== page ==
Mr. Mouth Along with Karen Black's amazing cabaret turn, A View of the Heart (which featured a Wagner-esque cover of "Eleanor Rigby"), James Lecesne's Word of Mouth was a hit at 1995's "Solo Mio Festival." Lecesne plays seven characters in four connected stories, though Frankie Salzano -- who talks to the dead via shortwave radio -- and his beautician mother are at the show's core. A smaller character named Trevor recently became the source material for an Academy Award-winning short; currently, Lecesne is at work on a screenplay featuring another of his Word of Mouth creations. Lecesne's one-man show starts at 8 p.m. at Bayfront Theatre, Fort Mason Center, Third Floor, Bldg B, S.F. Tickets are $14-16; call 392-4400. Word of Mouth continues through Feb. 18.
Home Is Not a Place Displaced characters are the heart of The English Patient's narrative, perhaps reflecting author Michael Ondaatje's international experience: Born in Sri Lanka, he spent his childhood in England before moving to Canada, where he writes and teaches today. He stops by S.F. for a reading/talk presented by City Arts & Lectures; a benefit for the Women's Foundation, the evening begins at 8 p.m. at Herbst Theatre, 401 Van Ness, S.F. Tickets are $16; call 392-4400.
Louise, Part 1 Louise Bourgeois is best-known for her sculptures, huge object-metaphors for various sexual and psychological tensions. Still, the 84-year-old artist (wearing a feathery jacket, she holds a huge phallus in a famous Mapplethorpe portrait) has produced abstract and figurative sketches for more than a half-century. Often, Bourgeois' 2-D creations are groundwork for large-scale 3-D visions, but some -- her '40s-era experiments with the stillness/motion of line patterns, for example -- work on their own terms. "Louise Bourgeois: Drawings," a chronological retrospective with 130 works, is on view from 11 a.m. to 5 p.m. at University Art Museum, 2626 Bancroft Way, Berkeley. Admission is $4-6; call (510) 642-5188. The exhibition continues through March 24.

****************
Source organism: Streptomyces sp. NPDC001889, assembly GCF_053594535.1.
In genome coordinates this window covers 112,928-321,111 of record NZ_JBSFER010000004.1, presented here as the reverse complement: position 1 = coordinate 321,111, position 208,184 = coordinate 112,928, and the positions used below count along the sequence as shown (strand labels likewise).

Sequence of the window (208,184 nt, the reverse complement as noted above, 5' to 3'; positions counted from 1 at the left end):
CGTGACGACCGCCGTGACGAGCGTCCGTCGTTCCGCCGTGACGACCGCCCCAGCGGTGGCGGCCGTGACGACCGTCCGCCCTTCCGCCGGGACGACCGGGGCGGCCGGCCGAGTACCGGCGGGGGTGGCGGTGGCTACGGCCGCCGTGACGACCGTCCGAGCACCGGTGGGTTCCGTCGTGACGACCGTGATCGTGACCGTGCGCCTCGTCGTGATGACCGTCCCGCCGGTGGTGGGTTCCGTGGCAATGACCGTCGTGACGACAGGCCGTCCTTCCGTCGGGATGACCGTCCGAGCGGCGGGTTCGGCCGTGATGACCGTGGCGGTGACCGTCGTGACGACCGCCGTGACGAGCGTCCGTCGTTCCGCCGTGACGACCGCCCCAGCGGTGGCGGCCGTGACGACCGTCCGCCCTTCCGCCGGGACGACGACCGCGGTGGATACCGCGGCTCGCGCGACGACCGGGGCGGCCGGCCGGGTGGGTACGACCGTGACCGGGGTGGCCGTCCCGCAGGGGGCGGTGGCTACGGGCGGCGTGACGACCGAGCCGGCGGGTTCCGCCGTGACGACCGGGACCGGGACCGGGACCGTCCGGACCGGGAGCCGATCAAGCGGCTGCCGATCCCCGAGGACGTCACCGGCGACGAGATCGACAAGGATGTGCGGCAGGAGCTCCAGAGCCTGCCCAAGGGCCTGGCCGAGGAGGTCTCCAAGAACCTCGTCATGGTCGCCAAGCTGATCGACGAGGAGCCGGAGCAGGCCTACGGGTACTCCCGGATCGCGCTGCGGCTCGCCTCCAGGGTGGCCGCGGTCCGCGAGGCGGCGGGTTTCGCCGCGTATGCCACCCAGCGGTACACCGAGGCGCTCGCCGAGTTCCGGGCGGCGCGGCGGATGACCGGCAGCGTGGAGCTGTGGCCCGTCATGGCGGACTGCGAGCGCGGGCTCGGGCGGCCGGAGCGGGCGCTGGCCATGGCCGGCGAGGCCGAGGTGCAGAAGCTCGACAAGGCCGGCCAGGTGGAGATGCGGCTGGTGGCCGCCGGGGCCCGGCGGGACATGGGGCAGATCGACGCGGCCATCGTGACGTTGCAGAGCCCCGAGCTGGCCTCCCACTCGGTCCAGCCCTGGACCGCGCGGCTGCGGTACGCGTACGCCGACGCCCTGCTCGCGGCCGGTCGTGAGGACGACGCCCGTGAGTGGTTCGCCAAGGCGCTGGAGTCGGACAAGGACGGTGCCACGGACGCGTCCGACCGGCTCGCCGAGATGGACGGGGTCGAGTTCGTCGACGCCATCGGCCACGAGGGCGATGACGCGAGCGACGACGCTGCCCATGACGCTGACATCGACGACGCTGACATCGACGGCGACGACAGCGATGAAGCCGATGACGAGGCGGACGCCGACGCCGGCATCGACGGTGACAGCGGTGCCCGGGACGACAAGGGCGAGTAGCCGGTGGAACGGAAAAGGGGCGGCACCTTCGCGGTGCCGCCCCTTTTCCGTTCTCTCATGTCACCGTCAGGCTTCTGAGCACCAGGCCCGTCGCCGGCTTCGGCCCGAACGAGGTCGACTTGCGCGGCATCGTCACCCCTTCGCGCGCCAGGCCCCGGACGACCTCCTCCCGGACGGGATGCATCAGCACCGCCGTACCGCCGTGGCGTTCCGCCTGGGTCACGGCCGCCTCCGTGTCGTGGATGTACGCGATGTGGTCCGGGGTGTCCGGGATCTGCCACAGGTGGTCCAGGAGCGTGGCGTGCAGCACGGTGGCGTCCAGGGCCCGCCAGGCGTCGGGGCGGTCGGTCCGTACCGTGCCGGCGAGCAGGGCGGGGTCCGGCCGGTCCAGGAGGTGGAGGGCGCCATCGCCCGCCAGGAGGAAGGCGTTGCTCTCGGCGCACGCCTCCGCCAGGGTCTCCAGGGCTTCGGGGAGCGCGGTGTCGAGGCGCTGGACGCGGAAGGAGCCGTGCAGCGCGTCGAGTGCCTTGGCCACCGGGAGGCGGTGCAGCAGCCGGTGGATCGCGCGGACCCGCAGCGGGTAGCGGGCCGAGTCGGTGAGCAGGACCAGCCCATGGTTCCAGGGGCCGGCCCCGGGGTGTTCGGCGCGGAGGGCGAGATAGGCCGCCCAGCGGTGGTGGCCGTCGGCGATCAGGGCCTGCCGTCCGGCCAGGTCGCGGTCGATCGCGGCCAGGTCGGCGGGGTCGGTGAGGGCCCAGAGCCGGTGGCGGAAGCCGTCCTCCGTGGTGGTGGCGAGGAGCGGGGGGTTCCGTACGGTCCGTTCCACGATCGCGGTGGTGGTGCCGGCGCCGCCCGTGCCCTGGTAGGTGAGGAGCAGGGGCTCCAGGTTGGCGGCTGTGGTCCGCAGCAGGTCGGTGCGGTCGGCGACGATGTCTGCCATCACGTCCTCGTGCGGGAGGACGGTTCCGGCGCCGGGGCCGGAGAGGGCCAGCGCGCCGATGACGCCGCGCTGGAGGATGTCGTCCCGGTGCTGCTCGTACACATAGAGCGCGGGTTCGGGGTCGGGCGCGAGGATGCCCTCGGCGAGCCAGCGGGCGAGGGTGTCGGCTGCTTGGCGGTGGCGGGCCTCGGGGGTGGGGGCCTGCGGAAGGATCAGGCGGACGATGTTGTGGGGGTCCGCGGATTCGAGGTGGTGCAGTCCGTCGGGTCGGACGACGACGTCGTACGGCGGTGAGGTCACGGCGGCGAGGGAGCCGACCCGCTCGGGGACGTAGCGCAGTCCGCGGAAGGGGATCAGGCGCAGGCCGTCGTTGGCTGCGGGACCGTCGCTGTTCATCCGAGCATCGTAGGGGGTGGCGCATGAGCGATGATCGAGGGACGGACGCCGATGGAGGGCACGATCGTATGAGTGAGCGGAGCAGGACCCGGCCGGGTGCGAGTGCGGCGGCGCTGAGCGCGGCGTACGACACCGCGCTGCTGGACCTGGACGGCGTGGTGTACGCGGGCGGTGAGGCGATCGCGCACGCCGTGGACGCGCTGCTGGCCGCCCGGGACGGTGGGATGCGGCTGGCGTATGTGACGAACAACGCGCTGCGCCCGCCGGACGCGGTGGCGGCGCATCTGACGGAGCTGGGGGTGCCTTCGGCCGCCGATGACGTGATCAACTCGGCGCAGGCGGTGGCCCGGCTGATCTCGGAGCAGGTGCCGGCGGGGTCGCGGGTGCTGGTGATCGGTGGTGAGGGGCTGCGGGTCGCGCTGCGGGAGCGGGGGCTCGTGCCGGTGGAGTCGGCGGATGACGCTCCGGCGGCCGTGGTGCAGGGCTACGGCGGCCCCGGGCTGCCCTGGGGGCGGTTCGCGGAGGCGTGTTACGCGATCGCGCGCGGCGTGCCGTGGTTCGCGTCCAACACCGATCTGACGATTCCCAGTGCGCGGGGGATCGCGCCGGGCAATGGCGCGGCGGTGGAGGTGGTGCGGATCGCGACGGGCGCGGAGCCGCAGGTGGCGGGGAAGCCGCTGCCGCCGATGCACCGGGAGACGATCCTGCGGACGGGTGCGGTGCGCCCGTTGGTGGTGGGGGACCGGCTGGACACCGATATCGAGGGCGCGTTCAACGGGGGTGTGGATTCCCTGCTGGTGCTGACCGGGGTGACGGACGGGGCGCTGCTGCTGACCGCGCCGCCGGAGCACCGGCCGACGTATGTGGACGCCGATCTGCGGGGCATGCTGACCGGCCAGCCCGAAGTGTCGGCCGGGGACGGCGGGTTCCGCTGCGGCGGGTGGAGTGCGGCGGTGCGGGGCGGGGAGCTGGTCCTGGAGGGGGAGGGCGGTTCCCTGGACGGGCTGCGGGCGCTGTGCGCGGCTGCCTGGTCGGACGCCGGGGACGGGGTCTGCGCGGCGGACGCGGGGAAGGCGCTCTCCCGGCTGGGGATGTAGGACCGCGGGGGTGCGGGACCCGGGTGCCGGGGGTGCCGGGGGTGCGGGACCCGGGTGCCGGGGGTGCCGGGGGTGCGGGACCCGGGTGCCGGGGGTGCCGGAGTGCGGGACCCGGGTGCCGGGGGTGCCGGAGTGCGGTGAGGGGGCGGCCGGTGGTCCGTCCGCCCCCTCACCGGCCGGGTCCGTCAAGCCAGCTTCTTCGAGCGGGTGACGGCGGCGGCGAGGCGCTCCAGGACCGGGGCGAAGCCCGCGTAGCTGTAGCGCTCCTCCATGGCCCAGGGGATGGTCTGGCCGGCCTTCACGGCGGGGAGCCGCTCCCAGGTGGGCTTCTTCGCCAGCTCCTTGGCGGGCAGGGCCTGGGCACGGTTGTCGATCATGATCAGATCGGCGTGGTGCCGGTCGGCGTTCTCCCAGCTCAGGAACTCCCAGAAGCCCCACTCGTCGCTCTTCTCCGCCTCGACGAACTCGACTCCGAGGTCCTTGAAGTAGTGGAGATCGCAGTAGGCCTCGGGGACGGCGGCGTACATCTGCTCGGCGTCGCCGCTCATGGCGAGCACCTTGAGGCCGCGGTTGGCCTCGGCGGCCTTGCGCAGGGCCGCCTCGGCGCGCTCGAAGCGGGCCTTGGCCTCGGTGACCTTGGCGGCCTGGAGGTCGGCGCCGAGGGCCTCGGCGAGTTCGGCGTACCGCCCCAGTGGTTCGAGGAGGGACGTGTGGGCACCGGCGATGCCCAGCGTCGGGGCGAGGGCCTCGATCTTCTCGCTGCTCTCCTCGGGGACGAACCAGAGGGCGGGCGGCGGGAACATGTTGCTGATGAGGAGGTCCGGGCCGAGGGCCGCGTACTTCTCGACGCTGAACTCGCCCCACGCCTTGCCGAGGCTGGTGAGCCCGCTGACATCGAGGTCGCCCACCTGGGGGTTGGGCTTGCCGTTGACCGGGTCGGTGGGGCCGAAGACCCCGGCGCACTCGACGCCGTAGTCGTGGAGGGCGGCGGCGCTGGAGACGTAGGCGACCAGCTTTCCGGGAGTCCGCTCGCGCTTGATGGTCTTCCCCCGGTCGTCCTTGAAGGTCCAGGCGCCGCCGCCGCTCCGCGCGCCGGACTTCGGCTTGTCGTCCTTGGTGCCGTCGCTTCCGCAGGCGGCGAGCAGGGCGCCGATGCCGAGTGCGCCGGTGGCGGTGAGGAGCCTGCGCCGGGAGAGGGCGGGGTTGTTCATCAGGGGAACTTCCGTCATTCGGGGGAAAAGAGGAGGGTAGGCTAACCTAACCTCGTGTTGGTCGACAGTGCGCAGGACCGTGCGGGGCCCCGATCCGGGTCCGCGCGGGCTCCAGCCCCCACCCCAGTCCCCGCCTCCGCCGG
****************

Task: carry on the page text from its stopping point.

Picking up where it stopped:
Louise, Part 2 Spiders are a dominant symbol in Louise Bourgeois' recent art. In Spider, a 10-by-21-foot metal mommy longlegs stands before a glowing, brightly colored suite of arachnid-obsessed etchings. You can see the sculpture from 11 a.m. to 5:30 p.m. at Gallery Paule Anglim, 14 Geary, S.F. Free; call 433-2710. Spider will be on display through March 2.
Peechee Keen Berkeley's the Peechees have a few good singles with great cover art to their credit. Now they have a great LP with great cover art: Do the Math on Kill Rock Stars, produced by Mark Trombino (who has worked with Rocket From the Crypt). The strengths of the group's earlier recordings -- Chris Appelgren's cryptopoetics; Molly (ex-Bratmobile) Neuman's staccato beats -- have gotten stronger; likewise Carlos "Guitarlos" Ca–edo's riffs are louder (which means better). And "Tired Imagery" has this verse: "You got that tattoo/ So what you gonna do with a tattoo?/ You gonna/ You're gonna get it removed." Ouch. Punk + Rock = The Peechees at a concert/release party for Do the Math; the Donnas and Citizen's Utilities open at 9:30 p.m. at the Bottom of the Hill, 1233 17th St., S.F. Tickets are $5; call 621-4455.
Five Alive Part of a nationwide series of concerts, the S.F. "Grammy Showcase" is the National Academy of Recording Arts and Sciences' way of tapping into the megabucks "alternative" music industry at a grass-roots level. Five bands will play: jokesters the Clowns (who wear clown costumes, of course); Porcelain; the Silverjacks; the Sunshine (who utilize the musical saw); and the wacky, theatrical Billy Nayer Show. The "winner" moves on to a "National Showcase" concert in L.A. and a possible deal with Atlantic Records. The music starts at 8 p.m. at the Transmission Theatre, 11th St. & Folsom, S.F. Free; 861-6906.